Arcade Fire definitely knows where it wants to end up as a band, even if the path it has chosen may seem unclear at the moment. Looking at its catalog, its albums have worked toward founding a specific niche in the greater rock music canon, establishing Arcade Fire as not only a modern staple but also a possible future classic. But while the band has been pretty damn successful in forging its own recognizable (if eclectic) tone, lately it has been doing so in unpredictable, dynamic ways.
This dynamism is showcased strikingly on Reflektor. Arcade Fire’s drive for growth and experimentation can be seen even in the album’s promotion, centered on a cryptic guerilla campaign that spread the Reflektor logo using flyers, graffiti stencils and social media apps. While the band got in trouble for resultant property damage, this only contributed to its success.
Arcade Fire’s familiar tone resonates differently through the influence of its production team’s newest member, James Murphy of LCD Soundsystem. Murphy’s production coats Arcade Fire’s songs in an atmosphere similar to that of his defunct band, creating jam-length (read: long) synth rock songs with commandeering percussion that recalls early ’80s Talking Heads. The songs in this batch outlast the typical radio pop song — but the slight repetitiveness results in ritualistic rhythm that gives each track a mesmerizing quality.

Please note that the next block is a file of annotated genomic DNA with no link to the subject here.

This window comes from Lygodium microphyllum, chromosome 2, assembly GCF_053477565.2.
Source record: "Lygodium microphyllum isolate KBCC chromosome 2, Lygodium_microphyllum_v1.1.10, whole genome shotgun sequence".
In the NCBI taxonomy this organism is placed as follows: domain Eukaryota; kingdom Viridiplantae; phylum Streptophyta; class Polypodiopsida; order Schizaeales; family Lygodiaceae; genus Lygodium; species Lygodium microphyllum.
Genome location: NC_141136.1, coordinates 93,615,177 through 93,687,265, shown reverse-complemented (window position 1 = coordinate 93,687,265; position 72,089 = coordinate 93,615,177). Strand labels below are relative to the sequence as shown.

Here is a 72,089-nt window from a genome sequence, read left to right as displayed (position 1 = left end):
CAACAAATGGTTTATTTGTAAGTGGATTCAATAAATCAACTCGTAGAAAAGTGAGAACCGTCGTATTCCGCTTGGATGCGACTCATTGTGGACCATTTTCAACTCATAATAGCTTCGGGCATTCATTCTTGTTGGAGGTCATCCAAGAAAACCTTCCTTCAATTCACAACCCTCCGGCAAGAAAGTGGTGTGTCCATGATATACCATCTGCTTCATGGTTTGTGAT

On vocals, Win Butler fine-tunes his emulations in Reflektor. He gives off the mannerisms of David Bowie much more than those of Modest Mouse’s Isaac Brock and thus fittingly changing the proportions in his Bowie-Brock cocktail. In fact, Bowie appears on the opener, “Reflektor,” but his cameo almost blends in with the surrounding voices.
In the end, the album’s identity is secured by its dazzling production. “Awful Sound (Oh Eurydice)” stands out due to its motif of swelling dissonance, broken by a crisp drum fill then a pounding refrain. Another shining example is “Here Comes the Night Time,” which erupts in rapid ska before slowing to carefree pop peppered with dancehall piano. Arcade Fire traverses alien terrain on Reflektor, but this frees the band to explore new outlets for its creativity that absolutely pay off by the end of the record’s 75 minutes.
Contact Erik Weiner at [email protected].